Tariq Jameel

Tariq Jamil (Urdu: طارق جمیل‎; born 1 October 1953), also known as Maulana Tariq Jamil, is a Pakistani Islamic television preacher, religious writer, scholar and a member of the Tablighi Jamaat.

Tariq Jamil
MovementTablighi Jamaat
Alma materJamia Arabia, Raiwind
Muslim leader
AwardsPride of Performance

Early life and education

Tariq Jamil was born on 1 October 1953 in Mian Channu, Pakistan.[1] Jamil belongs to the Sahu subtribe of Chauhan Rajputs. His family was the ruler of Tulamba during the reign of Sher Shah Suri and the lands around Tulamba were distributed by the same family.[4]

He completed primary education from Central Model School, Lahore. Jamil is an alumnus of Government College University, Lahore. He received his Islamic education from Jamia Arabia, Raiwind, where he studied Qur’an, Hadith, Sufism, logic, and Islamic jurisprudence.[3][5]

Jamil enrolled in King Edward Medical College after finishing pre-medical from Government College Lahore, but his desire for religious education prevailed, so he left King Edward without completing MBBS.[6][5]

Career

Tariq Jamil has delivered religious sermons internationally and comes from a school of thought called Deobandi.[7] He supports ethnic and sectarian harmony.[8][9]

Jamil’s sermons focus on “self-purification, avoidance of violence, observance of Allah’s orders and pursuing the way of Prophet Muhammad.”[3]

Jamil has been named continuously as one as of The 500 Most Influential Muslims in the world by the Royal Aal al-Bayt Institute for Islamic Thought in Jordan from 2013 to 2019.[3]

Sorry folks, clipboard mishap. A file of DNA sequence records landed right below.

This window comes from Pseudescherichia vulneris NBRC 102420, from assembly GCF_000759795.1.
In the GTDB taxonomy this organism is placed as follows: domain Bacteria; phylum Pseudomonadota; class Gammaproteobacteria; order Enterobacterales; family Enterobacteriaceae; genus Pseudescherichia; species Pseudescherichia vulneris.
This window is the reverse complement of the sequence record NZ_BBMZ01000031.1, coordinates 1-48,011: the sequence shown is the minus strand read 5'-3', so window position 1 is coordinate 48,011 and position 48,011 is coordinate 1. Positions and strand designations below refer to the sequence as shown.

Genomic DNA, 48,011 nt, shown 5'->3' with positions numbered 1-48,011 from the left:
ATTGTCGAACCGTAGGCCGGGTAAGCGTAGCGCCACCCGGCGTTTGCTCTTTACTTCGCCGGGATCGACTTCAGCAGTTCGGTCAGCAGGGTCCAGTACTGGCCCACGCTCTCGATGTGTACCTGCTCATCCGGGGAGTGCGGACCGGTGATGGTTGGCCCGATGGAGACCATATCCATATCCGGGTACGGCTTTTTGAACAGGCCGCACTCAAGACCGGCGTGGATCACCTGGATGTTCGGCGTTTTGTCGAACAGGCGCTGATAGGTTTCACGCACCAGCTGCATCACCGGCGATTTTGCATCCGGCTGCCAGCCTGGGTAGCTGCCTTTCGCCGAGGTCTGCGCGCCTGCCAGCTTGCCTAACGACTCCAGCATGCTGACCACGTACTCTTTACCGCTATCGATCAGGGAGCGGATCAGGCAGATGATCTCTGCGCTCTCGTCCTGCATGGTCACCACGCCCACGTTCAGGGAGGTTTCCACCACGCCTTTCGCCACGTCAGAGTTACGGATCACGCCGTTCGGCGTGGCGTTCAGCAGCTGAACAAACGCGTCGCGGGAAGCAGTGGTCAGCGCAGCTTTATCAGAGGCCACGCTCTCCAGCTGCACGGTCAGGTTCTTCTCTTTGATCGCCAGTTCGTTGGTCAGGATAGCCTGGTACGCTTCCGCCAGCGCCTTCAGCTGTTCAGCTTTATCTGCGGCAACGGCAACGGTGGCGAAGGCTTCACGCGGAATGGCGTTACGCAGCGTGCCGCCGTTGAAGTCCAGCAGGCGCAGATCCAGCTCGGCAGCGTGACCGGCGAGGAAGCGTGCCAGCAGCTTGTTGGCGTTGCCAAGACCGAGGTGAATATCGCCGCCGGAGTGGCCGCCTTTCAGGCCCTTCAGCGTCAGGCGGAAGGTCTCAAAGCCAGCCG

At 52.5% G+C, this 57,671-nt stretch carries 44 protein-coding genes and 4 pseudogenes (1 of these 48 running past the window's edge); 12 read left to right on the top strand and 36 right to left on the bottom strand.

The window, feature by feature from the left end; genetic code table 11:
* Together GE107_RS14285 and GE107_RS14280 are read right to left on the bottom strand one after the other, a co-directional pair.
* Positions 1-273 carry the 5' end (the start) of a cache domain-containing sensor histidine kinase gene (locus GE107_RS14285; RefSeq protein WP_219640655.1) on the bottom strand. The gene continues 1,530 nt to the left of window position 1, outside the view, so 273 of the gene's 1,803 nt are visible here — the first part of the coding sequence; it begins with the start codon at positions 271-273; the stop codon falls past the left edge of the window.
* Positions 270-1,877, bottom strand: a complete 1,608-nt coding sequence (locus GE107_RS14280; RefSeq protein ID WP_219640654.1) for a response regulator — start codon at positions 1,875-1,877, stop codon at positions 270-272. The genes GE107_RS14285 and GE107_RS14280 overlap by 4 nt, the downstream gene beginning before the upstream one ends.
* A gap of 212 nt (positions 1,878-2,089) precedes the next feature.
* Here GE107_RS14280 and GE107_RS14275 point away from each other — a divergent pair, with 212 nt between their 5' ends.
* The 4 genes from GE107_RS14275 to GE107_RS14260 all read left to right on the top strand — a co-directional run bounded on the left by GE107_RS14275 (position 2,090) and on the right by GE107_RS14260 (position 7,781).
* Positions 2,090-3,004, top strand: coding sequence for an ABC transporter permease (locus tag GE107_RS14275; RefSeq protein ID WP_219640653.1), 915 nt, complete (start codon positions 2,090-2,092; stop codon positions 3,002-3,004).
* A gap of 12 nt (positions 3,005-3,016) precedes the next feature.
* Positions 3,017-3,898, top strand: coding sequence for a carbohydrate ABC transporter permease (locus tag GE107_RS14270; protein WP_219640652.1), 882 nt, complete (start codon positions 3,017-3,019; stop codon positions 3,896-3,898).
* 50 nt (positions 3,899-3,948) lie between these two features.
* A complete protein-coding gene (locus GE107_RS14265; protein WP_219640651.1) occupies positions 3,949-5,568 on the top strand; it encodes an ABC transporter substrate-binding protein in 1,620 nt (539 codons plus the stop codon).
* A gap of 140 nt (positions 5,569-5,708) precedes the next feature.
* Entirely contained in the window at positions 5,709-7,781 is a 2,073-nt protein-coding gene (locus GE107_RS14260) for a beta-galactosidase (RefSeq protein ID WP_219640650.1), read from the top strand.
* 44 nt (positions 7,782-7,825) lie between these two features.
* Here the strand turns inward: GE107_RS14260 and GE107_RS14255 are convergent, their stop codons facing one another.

Tariq Jamil has influenced Junaid Jamshed, cricketer Inzamam Ul Haq, cricketer Saeed Anwar, actress and host Veena Malik, and actor Aamir Khan.[10][11][12][13]

In 2020, the government of Pakistan awarded him Pride of Performance, a national literary award presented by the president.[14]

Controversy

In April 2020, he blamed God’s wrath at dishonesty in society and the immodesty of women for the outbreak and spread of COVID-19.[15][16] As well as praying for the welfare of the country and an end to vice, he said: “When a Muslim’s daughter practices immodesty and the youth indulges in immorality, then Allah’s torment is unto such a nation.”[17][18]

Human rights proponents and other members of Pakistani society condemned the remarks.[19] Human Rights Minister Shireen Mazari responded by saying: “Misogynistic” and “ignorant” comments blaming women and youth for the ongoing coronavirus crisis were “absolutely unacceptable”.[20]

Bibliography

  • Tariq Jamil, Majmua Bayanat-e-Jameel (2014) ISBN 9-691-19936-X
  • Tariq Jamil, Hamare Masail Ka Hal (2014) ISBN 9-697-37895-9
  • Tarq Jamil, Guldasta-e-Ahle Bayt[21]

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